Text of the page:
A slip up or a principled stance

Published 21.11.2015 00:00
Leyla Zana taking her oath in 2015 L and 1991
Leyla Zana taking her oath in 2015 (L) and 1991

Member of Parliament Leyla Zana from the Peoples' Democratic Party misread the oath when she took it last Tuesday. Whether or not this was inadvertent, Zana's oath was not accepted and she was called to retake the oath. By not answering this call Zana has excluded herself from voting in Parliament at a time when the Kurdish question needs to be debated with sincerity

Last Tuesday, new members of parliament swore the oath of allegiance which is the precursor to their taking their seat in the Parliament. One HDP member of parliament uttered a sentence in Arabic before his oath, meaning "For brotherhood and peace among people." No one objected, no one protested. Leyla Zana, also from the HDP, uttered a sentence before her oath, this time in Kurdish, which meant "I am taking this oath for brotherhood between Turkish and Kurdish people."

This was not the first time that Zana had uttered such words. In 1991, when first elected to Parliament, she uttered the same sentence in Kurdish, while wearing a red, yellow and green headband, which she stated "symbolized the Kurdish flag." The parliamentarians in Parliament protested not only to her speaking Kurdish (which at that time was a forbidden language), but also to the headband.

This week there was no protest that parliamentarians spoke in Arabic or in Kurdish. Kurdish is now spoken freely in Turkey. However, it was what Zana did next that caused problems. Leyla Zana was supposed to use the oath that had been introduced in the 1982 constitution (this is abbreviated here): "I swear that I will protect the existence and independence of the state, the integrity of the nation ...that I will remain faithful to the unconditional sovereignty of the people, the superiority of the law, the democratic and secular state and the principles and reforms of Atatürk; ...that I will remain faithful to the Constitution....I swear this in front of the great Turkish people...."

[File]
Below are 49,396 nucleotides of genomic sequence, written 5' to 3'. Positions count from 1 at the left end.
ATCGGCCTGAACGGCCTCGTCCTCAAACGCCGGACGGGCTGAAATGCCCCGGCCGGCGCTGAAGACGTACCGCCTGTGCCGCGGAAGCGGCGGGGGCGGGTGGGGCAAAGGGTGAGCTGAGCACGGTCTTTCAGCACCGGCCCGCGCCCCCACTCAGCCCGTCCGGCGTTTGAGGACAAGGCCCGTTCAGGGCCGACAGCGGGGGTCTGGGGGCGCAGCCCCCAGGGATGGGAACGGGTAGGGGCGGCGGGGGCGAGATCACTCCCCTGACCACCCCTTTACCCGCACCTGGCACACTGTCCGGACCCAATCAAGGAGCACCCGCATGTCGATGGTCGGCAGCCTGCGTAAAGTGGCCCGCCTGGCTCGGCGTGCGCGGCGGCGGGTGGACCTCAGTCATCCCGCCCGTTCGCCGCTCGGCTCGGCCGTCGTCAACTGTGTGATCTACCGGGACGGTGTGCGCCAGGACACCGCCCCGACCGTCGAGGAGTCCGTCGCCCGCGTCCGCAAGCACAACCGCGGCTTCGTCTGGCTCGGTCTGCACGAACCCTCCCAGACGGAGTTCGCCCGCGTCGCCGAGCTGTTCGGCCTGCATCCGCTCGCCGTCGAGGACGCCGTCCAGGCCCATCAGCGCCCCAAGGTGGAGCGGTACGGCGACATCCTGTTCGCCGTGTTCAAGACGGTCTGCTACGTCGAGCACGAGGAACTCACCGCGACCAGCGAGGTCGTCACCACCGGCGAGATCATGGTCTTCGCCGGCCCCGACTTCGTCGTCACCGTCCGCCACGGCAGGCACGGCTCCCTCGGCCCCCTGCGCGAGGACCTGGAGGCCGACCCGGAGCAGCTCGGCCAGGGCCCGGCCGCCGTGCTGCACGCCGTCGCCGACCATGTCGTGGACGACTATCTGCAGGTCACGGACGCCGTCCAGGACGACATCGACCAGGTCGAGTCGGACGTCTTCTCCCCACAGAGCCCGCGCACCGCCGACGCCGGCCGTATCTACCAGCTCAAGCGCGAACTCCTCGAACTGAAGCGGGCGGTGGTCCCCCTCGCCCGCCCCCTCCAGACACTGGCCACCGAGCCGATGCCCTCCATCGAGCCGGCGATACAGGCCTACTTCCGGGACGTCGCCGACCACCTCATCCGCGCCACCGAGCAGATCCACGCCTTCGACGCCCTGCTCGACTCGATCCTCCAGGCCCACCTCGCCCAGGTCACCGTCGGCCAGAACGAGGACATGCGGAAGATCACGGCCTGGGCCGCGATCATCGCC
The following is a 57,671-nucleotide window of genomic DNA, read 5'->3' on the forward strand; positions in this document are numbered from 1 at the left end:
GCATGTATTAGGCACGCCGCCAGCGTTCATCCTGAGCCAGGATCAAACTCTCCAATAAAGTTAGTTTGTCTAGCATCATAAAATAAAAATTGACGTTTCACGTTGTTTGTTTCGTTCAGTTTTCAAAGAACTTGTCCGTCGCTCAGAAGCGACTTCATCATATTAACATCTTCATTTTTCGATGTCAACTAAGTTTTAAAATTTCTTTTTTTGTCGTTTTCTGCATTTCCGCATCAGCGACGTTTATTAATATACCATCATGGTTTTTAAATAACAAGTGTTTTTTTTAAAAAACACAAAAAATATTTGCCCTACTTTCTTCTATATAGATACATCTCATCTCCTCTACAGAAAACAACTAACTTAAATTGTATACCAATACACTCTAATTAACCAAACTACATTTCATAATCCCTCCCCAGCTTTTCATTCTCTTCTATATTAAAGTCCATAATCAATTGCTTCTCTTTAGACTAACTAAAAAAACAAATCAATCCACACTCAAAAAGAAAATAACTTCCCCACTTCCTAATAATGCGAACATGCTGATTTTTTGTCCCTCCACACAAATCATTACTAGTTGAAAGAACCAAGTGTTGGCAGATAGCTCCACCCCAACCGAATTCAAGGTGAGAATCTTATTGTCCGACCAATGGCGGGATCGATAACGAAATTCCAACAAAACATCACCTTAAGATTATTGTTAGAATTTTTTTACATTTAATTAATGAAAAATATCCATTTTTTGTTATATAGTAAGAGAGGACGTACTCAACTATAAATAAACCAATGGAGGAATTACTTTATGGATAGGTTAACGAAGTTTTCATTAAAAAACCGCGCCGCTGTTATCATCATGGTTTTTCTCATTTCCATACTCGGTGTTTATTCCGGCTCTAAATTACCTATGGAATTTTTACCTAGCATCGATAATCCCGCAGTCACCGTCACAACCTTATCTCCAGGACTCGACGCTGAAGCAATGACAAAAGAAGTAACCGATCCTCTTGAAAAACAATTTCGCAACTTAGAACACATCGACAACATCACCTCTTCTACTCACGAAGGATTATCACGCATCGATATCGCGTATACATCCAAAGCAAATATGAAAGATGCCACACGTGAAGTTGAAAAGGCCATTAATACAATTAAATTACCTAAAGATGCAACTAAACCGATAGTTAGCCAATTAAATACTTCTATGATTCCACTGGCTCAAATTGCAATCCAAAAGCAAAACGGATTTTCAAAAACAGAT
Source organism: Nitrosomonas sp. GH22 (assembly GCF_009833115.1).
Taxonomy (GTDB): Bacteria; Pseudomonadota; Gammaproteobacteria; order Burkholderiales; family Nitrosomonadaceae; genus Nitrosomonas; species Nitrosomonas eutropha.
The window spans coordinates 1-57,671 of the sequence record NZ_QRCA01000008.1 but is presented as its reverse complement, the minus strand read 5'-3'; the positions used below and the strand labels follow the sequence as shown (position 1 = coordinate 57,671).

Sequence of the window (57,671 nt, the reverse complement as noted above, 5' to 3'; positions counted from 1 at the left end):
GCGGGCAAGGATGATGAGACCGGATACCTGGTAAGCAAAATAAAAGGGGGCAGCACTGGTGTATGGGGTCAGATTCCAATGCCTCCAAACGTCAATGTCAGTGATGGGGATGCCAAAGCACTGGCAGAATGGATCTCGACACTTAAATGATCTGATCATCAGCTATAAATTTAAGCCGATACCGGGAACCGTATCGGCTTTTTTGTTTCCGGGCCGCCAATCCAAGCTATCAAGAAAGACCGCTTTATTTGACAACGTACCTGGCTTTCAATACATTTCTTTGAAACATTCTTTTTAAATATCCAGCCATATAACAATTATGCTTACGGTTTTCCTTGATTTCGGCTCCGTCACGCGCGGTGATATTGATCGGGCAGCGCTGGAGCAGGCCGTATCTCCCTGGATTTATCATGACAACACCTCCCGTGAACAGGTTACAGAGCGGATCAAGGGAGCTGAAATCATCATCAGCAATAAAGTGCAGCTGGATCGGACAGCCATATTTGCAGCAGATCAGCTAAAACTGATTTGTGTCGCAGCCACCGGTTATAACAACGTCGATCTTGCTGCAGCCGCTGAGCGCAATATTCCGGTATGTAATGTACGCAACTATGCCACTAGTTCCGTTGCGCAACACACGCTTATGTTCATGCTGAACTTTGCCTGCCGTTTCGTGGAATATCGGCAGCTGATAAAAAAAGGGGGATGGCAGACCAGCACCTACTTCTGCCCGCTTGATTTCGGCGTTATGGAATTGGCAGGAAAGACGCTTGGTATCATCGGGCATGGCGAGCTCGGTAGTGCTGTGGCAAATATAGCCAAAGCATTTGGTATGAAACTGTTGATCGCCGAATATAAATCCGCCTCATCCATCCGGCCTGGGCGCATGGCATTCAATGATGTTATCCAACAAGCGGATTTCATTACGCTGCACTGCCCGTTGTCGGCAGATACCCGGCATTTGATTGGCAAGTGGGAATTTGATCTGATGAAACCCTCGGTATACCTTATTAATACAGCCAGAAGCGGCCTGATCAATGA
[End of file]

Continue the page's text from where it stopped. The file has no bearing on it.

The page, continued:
The problem was that Zana did not say "the Turkish people;" rather she said "the people of Turkey."

This could have been a slip of the tongue. Zana herself said "it was probably a subconscious act," but she went to say "I stand by it." Zana did not misread it because she had forgotten the words. There is a card on the podium, which many parliamentarians read from; some even struggle to speak in Turkish, as their native language is Kurdish.

I get it. I get Zana's point. The Turkish people actually consist of people from a number of different nations; Kurdish, Alevi, Armenian, people who immigrated from the Balkans, from Greece, from Georgia and more recently from Afghanistan, Iraq and Syria; there are many more, far too many to mention here.

There probably should be a new oath for the Parliament, one that incorporates the idea of the "people of Turkey" rather than the "Turkish people." But this would require changing the constitution. Changing the constitution requires members of parliament participating in drafting, voting and confirming such changes.

So what has Leyla Zana done? After her "subconscious slip" she was invited to come and swear the oath again, but she refused, saying that she would not as "some things have to change." Again, many people would agree with her that some things have to change. But by not swearing the oath in an acceptable manner she will not be able to participate in the legislative functions of the Parliament, she will not be able to make speeches from the podium, she will not be able to vote; she will only be able to take advantage of personal benefits.

Having come so far, having stood up to take the oath, to deprive oneself of the right to debate and vote seems futile.